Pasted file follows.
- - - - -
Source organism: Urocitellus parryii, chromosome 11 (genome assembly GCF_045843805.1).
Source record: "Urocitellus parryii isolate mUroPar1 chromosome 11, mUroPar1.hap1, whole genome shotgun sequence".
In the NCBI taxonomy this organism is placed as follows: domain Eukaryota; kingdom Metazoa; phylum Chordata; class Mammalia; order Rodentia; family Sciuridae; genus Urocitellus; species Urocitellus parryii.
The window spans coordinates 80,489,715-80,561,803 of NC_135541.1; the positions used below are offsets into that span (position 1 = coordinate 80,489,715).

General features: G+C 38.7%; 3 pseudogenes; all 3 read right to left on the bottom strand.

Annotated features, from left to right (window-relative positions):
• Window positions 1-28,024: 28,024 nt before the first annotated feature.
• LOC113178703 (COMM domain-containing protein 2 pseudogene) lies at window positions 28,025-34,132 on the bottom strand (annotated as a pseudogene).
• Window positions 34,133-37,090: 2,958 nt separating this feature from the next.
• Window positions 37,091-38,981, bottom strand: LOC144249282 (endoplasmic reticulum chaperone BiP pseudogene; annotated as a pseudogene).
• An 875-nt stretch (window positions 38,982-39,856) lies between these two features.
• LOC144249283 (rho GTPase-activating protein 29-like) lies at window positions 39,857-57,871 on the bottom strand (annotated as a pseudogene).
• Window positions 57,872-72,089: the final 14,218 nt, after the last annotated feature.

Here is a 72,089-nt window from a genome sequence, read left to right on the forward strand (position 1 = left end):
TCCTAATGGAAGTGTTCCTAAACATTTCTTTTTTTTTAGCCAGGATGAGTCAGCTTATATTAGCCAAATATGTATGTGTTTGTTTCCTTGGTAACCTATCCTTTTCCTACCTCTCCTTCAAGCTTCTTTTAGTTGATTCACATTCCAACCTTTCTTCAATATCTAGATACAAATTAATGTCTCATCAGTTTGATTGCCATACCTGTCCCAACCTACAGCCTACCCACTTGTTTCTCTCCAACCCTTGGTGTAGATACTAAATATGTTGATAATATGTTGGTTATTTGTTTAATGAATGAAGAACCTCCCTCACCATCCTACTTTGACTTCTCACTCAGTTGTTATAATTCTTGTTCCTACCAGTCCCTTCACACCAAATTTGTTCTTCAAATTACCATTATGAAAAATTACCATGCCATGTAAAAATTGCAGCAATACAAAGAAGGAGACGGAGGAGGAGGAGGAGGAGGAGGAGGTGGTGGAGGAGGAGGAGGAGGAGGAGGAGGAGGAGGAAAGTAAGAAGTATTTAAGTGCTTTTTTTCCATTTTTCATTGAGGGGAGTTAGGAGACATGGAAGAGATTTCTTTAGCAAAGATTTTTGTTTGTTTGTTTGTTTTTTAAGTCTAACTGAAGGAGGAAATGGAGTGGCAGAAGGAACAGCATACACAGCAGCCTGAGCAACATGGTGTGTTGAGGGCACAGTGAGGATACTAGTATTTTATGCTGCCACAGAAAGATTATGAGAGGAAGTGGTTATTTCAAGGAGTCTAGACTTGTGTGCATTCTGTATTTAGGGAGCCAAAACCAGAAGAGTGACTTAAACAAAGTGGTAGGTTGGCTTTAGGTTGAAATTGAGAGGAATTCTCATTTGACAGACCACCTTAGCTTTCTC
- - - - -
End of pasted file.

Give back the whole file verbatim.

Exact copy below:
Source organism: Urocitellus parryii, chromosome 11 (genome assembly GCF_045843805.1).
Source record: "Urocitellus parryii isolate mUroPar1 chromosome 11, mUroPar1.hap1, whole genome shotgun sequence".
In the NCBI taxonomy this organism is placed as follows: domain Eukaryota; kingdom Metazoa; phylum Chordata; class Mammalia; order Rodentia; family Sciuridae; genus Urocitellus; species Urocitellus parryii.
The window spans coordinates 80,489,715-80,561,803 of NC_135541.1; the positions used below are offsets into that span (position 1 = coordinate 80,489,715).

General features: G+C 38.7%; 3 pseudogenes; all 3 read right to left on the bottom strand.

Annotated features, from left to right (window-relative positions):
• Window positions 1-28,024: 28,024 nt before the first annotated feature.
• LOC113178703 (COMM domain-containing protein 2 pseudogene) lies at window positions 28,025-34,132 on the bottom strand (annotated as a pseudogene).
• Window positions 34,133-37,090: 2,958 nt separating this feature from the next.
• Window positions 37,091-38,981, bottom strand: LOC144249282 (endoplasmic reticulum chaperone BiP pseudogene; annotated as a pseudogene).
• An 875-nt stretch (window positions 38,982-39,856) lies between these two features.
• LOC144249283 (rho GTPase-activating protein 29-like) lies at window positions 39,857-57,871 on the bottom strand (annotated as a pseudogene).
• Window positions 57,872-72,089: the final 14,218 nt, after the last annotated feature.

Here is a 72,089-nt window from a genome sequence, read left to right on the forward strand (position 1 = left end):
TCCTAATGGAAGTGTTCCTAAACATTTCTTTTTTTTTAGCCAGGATGAGTCAGCTTATATTAGCCAAATATGTATGTGTTTGTTTCCTTGGTAACCTATCCTTTTCCTACCTCTCCTTCAAGCTTCTTTTAGTTGATTCACATTCCAACCTTTCTTCAATATCTAGATACAAATTAATGTCTCATCAGTTTGATTGCCATACCTGTCCCAACCTACAGCCTACCCACTTGTTTCTCTCCAACCCTTGGTGTAGATACTAAATATGTTGATAATATGTTGGTTATTTGTTTAATGAATGAAGAACCTCCCTCACCATCCTACTTTGACTTCTCACTCAGTTGTTATAATTCTTGTTCCTACCAGTCCCTTCACACCAAATTTGTTCTTCAAATTACCATTATGAAAAATTACCATGCCATGTAAAAATTGCAGCAATACAAAGAAGGAGACGGAGGAGGAGGAGGAGGAGGAGGAGGTGGTGGAGGAGGAGGAGGAGGAGGAGGAGGAGGAGGAAAGTAAGAAGTATTTAAGTGCTTTTTTTCCATTTTTCATTGAGGGGAGTTAGGAGACATGGAAGAGATTTCTTTAGCAAAGATTTTTGTTTGTTTGTTTGTTTTTTAAGTCTAACTGAAGGAGGAAATGGAGTGGCAGAAGGAACAGCATACACAGCAGCCTGAGCAACATGGTGTGTTGAGGGCACAGTGAGGATACTAGTATTTTATGCTGCCACAGAAAGATTATGAGAGGAAGTGGTTATTTCAAGGAGTCTAGACTTGTGTGCATTCTGTATTTAGGGAGCCAAAACCAGAAGAGTGACTTAAACAAAGTGGTAGGTTGGCTTTAGGTTGAAATTGAGAGGAATTCTCATTTGACAGACCACCTTAGCTTTCTC